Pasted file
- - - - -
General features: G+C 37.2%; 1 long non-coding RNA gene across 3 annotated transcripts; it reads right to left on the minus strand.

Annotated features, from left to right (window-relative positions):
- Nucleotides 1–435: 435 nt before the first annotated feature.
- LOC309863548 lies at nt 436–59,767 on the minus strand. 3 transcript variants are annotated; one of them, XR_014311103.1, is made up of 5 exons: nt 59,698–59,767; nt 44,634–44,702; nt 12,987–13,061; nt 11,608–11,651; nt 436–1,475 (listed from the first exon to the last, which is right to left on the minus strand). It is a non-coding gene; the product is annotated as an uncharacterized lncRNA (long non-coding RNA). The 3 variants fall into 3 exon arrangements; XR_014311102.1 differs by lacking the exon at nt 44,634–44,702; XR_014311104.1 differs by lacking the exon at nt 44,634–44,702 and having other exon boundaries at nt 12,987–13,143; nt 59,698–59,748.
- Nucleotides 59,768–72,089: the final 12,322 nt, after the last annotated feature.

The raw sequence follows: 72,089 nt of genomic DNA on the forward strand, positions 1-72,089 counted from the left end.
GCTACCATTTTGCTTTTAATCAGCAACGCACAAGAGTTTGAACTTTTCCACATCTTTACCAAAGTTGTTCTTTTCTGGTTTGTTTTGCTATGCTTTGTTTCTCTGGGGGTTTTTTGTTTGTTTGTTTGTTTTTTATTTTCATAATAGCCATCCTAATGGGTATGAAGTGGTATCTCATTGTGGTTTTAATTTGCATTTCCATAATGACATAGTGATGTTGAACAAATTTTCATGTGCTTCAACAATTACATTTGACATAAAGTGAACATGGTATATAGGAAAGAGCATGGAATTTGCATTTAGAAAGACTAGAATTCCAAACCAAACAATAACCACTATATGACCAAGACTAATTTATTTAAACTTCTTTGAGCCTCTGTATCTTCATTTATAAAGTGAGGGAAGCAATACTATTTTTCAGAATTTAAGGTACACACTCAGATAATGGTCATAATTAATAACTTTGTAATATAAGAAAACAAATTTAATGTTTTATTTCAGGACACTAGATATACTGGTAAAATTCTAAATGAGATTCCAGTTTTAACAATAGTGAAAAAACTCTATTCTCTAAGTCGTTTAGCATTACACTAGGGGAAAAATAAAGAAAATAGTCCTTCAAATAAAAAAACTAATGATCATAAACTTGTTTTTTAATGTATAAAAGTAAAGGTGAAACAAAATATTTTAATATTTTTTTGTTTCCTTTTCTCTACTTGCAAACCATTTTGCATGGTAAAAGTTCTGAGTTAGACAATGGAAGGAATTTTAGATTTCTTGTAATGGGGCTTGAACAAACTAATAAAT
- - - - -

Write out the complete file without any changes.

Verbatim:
General features: G+C 37.2%; 1 long non-coding RNA gene across 3 annotated transcripts; it reads right to left on the minus strand.

Annotated features, from left to right (window-relative positions):
- Nucleotides 1–435: 435 nt before the first annotated feature.
- LOC309863548 lies at nt 436–59,767 on the minus strand. 3 transcript variants are annotated; one of them, XR_014311103.1, is made up of 5 exons: nt 59,698–59,767; nt 44,634–44,702; nt 12,987–13,061; nt 11,608–11,651; nt 436–1,475 (listed from the first exon to the last, which is right to left on the minus strand). It is a non-coding gene; the product is annotated as an uncharacterized lncRNA (long non-coding RNA). The 3 variants fall into 3 exon arrangements; XR_014311102.1 differs by lacking the exon at nt 44,634–44,702; XR_014311104.1 differs by lacking the exon at nt 44,634–44,702 and having other exon boundaries at nt 12,987–13,143; nt 59,698–59,748.
- Nucleotides 59,768–72,089: the final 12,322 nt, after the last annotated feature.

The raw sequence follows: 72,089 nt of genomic DNA on the forward strand, positions 1-72,089 counted from the left end.
GCTACCATTTTGCTTTTAATCAGCAACGCACAAGAGTTTGAACTTTTCCACATCTTTACCAAAGTTGTTCTTTTCTGGTTTGTTTTGCTATGCTTTGTTTCTCTGGGGGTTTTTTGTTTGTTTGTTTGTTTTTTATTTTCATAATAGCCATCCTAATGGGTATGAAGTGGTATCTCATTGTGGTTTTAATTTGCATTTCCATAATGACATAGTGATGTTGAACAAATTTTCATGTGCTTCAACAATTACATTTGACATAAAGTGAACATGGTATATAGGAAAGAGCATGGAATTTGCATTTAGAAAGACTAGAATTCCAAACCAAACAATAACCACTATATGACCAAGACTAATTTATTTAAACTTCTTTGAGCCTCTGTATCTTCATTTATAAAGTGAGGGAAGCAATACTATTTTTCAGAATTTAAGGTACACACTCAGATAATGGTCATAATTAATAACTTTGTAATATAAGAAAACAAATTTAATGTTTTATTTCAGGACACTAGATATACTGGTAAAATTCTAAATGAGATTCCAGTTTTAACAATAGTGAAAAAACTCTATTCTCTAAGTCGTTTAGCATTACACTAGGGGAAAAATAAAGAAAATAGTCCTTCAAATAAAAAAACTAATGATCATAAACTTGTTTTTTAATGTATAAAAGTAAAGGTGAAACAAAATATTTTAATATTTTTTTGTTTCCTTTTCTCTACTTGCAAACCATTTTGCATGGTAAAAGTTCTGAGTTAGACAATGGAAGGAATTTTAGATTTCTTGTAATGGGGCTTGAACAAACTAATAAAT